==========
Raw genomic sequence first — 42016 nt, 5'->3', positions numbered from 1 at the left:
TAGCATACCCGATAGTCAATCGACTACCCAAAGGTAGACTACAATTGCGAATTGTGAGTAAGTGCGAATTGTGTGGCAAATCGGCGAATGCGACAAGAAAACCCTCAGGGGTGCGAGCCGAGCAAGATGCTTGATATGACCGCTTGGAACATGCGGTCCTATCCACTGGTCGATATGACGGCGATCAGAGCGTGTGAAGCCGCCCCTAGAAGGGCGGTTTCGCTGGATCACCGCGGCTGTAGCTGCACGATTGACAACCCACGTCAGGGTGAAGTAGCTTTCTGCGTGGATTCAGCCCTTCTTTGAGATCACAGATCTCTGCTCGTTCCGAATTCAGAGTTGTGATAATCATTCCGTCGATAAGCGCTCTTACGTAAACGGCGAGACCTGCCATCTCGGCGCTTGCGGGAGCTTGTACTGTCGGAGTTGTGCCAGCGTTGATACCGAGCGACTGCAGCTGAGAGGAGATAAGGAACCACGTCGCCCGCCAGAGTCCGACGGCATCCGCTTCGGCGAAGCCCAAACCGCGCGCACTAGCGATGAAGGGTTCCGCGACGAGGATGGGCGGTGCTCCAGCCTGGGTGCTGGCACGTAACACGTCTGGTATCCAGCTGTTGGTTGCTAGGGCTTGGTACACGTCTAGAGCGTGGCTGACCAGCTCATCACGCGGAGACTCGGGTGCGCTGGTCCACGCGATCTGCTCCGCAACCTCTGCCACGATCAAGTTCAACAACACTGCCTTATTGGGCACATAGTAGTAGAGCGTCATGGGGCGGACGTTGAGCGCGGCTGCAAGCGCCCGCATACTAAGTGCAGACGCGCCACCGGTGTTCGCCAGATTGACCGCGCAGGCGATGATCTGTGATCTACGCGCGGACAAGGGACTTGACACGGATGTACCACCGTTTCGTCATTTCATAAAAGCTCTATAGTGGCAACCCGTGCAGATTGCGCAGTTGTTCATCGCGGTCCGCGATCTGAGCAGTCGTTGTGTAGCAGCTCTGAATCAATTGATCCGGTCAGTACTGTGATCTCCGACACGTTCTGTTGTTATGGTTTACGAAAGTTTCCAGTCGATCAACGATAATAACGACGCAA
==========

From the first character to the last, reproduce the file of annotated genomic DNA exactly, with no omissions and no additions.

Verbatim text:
Raw genomic sequence first — 42016 nt, 5'->3', positions numbered from 1 at the left:
TAGCATACCCGATAGTCAATCGACTACCCAAAGGTAGACTACAATTGCGAATTGTGAGTAAGTGCGAATTGTGTGGCAAATCGGCGAATGCGACAAGAAAACCCTCAGGGGTGCGAGCCGAGCAAGATGCTTGATATGACCGCTTGGAACATGCGGTCCTATCCACTGGTCGATATGACGGCGATCAGAGCGTGTGAAGCCGCCCCTAGAAGGGCGGTTTCGCTGGATCACCGCGGCTGTAGCTGCACGATTGACAACCCACGTCAGGGTGAAGTAGCTTTCTGCGTGGATTCAGCCCTTCTTTGAGATCACAGATCTCTGCTCGTTCCGAATTCAGAGTTGTGATAATCATTCCGTCGATAAGCGCTCTTACGTAAACGGCGAGACCTGCCATCTCGGCGCTTGCGGGAGCTTGTACTGTCGGAGTTGTGCCAGCGTTGATACCGAGCGACTGCAGCTGAGAGGAGATAAGGAACCACGTCGCCCGCCAGAGTCCGACGGCATCCGCTTCGGCGAAGCCCAAACCGCGCGCACTAGCGATGAAGGGTTCCGCGACGAGGATGGGCGGTGCTCCAGCCTGGGTGCTGGCACGTAACACGTCTGGTATCCAGCTGTTGGTTGCTAGGGCTTGGTACACGTCTAGAGCGTGGCTGACCAGCTCATCACGCGGAGACTCGGGTGCGCTGGTCCACGCGATCTGCTCCGCAACCTCTGCCACGATCAAGTTCAACAACACTGCCTTATTGGGCACATAGTAGTAGAGCGTCATGGGGCGGACGTTGAGCGCGGCTGCAAGCGCCCGCATACTAAGTGCAGACGCGCCACCGGTGTTCGCCAGATTGACCGCGCAGGCGATGATCTGTGATCTACGCGCGGACAAGGGACTTGACACGGATGTACCACCGTTTCGTCATTTCATAAAAGCTCTATAGTGGCAACCCGTGCAGATTGCGCAGTTGTTCATCGCGGTCCGCGATCTGAGCAGTCGTTGTGTAGCAGCTCTGAATCAATTGATCCGGTCAGTACTGTGATCTCCGACACGTTCTGTTGTTATGGTTTACGAAAGTTTCCAGTCGATCAACGATAATAACGACGCAA